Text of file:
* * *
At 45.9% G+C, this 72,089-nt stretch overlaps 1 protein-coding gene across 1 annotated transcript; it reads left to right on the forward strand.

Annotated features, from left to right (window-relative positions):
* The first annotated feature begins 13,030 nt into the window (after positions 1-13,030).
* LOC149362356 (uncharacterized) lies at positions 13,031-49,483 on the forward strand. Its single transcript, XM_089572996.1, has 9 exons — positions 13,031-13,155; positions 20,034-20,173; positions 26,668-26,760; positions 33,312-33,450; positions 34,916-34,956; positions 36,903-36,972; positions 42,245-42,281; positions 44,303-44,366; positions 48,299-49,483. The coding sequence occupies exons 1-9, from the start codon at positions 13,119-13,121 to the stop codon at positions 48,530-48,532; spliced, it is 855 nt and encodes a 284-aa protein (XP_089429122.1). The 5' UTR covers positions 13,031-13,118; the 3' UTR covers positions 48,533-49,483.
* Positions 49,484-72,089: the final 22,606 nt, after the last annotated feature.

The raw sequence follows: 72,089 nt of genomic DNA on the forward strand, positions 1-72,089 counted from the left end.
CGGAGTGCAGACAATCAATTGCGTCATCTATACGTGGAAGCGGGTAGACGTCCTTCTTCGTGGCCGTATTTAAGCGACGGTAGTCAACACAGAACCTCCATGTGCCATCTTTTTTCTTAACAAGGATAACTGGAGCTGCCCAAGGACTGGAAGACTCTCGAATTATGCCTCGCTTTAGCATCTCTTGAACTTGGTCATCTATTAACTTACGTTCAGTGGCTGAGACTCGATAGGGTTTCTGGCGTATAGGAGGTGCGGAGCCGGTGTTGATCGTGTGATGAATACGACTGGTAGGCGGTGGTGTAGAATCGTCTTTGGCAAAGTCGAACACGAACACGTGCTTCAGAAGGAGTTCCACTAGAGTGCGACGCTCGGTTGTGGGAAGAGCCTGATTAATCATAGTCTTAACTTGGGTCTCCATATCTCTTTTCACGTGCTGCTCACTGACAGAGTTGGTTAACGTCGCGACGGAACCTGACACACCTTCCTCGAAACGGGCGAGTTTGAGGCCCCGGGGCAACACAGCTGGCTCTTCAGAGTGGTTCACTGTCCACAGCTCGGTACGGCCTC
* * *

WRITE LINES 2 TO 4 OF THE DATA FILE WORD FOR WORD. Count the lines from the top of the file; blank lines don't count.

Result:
Annotated features, from left to right (window-relative positions):
* The first annotated feature begins 13,030 nt into the window (after positions 1-13,030).
* LOC149362356 (uncharacterized) lies at positions 13,031-49,483 on the forward strand. Its single transcript, XM_089572996.1, has 9 exons — positions 13,031-13,155; positions 20,034-20,173; positions 26,668-26,760; positions 33,312-33,450; positions 34,916-34,956; positions 36,903-36,972; positions 42,245-42,281; positions 44,303-44,366; positions 48,299-49,483. The coding sequence occupies exons 1-9, from the start codon at positions 13,119-13,121 to the stop codon at positions 48,530-48,532; spliced, it is 855 nt and encodes a 284-aa protein (XP_089429122.1). The 5' UTR covers positions 13,031-13,118; the 3' UTR covers positions 48,533-49,483.